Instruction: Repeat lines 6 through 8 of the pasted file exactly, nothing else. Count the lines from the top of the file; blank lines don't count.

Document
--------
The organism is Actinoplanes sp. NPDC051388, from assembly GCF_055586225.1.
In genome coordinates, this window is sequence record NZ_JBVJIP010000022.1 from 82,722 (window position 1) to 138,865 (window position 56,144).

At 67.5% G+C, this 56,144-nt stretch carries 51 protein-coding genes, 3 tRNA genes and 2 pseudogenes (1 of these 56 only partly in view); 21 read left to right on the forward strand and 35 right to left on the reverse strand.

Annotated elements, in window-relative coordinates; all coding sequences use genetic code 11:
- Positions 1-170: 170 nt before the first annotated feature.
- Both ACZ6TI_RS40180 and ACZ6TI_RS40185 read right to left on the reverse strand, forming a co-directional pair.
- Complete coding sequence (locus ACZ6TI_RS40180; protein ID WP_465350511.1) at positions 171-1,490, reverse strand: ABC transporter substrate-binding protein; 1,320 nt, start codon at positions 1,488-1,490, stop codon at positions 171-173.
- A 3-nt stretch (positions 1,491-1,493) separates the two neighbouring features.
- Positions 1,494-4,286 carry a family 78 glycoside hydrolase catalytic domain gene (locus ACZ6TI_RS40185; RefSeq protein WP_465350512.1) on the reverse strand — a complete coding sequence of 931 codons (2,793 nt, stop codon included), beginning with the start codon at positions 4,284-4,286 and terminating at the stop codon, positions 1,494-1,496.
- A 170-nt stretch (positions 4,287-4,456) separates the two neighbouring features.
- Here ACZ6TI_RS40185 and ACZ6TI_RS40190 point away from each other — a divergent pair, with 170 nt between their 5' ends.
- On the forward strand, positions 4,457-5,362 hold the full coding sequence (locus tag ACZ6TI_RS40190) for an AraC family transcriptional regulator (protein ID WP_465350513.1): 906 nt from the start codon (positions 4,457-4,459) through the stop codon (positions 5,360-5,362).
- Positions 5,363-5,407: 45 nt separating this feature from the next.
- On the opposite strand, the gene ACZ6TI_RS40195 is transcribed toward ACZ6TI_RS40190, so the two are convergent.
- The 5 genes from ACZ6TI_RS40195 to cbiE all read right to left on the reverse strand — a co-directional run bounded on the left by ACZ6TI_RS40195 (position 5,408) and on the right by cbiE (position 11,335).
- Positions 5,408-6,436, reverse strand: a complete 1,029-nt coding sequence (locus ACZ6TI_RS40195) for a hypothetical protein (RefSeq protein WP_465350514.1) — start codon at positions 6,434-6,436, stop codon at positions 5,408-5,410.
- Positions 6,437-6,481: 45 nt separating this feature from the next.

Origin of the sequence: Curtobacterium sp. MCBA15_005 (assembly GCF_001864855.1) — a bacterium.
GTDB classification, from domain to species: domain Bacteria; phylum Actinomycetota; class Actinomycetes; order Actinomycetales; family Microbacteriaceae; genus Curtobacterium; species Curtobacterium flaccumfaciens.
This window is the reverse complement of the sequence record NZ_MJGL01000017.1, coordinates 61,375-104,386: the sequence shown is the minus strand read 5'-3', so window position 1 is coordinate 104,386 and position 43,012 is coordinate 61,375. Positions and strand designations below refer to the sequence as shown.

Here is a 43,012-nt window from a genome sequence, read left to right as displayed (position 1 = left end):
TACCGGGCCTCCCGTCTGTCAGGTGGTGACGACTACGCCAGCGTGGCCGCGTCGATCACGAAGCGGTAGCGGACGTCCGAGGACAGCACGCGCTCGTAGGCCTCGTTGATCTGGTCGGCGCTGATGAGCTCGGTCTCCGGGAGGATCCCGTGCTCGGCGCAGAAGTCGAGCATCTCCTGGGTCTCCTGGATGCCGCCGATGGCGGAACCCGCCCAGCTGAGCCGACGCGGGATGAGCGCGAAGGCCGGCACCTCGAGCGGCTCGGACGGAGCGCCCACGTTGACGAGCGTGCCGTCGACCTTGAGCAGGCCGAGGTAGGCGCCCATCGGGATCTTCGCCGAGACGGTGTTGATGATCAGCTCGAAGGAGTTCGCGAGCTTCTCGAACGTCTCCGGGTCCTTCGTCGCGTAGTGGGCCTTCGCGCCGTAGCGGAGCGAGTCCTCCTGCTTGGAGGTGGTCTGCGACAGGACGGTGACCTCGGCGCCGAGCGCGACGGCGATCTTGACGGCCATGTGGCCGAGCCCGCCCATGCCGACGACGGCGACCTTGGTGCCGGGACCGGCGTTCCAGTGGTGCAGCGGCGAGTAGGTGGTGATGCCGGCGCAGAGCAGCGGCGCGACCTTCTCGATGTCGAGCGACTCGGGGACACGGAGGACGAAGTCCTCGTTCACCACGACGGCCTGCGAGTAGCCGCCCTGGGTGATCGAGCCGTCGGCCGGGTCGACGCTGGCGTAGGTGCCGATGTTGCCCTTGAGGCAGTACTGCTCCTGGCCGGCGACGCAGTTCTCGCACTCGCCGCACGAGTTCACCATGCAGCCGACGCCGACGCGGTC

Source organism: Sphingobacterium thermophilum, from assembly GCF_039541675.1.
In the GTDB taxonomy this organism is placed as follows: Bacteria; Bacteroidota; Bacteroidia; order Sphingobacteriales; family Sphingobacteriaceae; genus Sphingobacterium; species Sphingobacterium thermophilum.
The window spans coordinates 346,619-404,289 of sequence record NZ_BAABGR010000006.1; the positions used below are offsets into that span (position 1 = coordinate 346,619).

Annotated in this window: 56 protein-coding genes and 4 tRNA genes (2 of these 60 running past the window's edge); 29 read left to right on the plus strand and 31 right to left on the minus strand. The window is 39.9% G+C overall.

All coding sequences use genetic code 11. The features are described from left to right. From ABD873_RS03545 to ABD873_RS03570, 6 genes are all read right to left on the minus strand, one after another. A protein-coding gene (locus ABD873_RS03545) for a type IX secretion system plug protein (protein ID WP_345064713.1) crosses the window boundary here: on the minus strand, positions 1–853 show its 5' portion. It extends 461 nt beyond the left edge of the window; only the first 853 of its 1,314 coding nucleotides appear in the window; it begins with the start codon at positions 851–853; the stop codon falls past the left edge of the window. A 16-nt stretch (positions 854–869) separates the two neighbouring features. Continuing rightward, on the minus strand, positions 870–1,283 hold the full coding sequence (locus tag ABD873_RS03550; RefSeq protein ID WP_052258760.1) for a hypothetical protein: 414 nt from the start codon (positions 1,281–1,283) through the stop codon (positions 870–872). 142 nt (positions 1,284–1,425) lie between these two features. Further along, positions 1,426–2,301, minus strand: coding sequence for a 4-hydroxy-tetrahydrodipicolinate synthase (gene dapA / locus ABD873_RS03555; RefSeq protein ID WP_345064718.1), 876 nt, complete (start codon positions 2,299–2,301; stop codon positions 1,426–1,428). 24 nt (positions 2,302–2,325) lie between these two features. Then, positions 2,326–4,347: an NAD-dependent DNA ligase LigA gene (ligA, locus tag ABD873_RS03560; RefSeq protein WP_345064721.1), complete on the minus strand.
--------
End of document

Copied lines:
- Both ACZ6TI_RS40180 and ACZ6TI_RS40185 read right to left on the reverse strand, forming a co-directional pair.
- Complete coding sequence (locus ACZ6TI_RS40180; protein ID WP_465350511.1) at positions 171-1,490, reverse strand: ABC transporter substrate-binding protein; 1,320 nt, start codon at positions 1,488-1,490, stop codon at positions 171-173.
- A 3-nt stretch (positions 1,491-1,493) separates the two neighbouring features.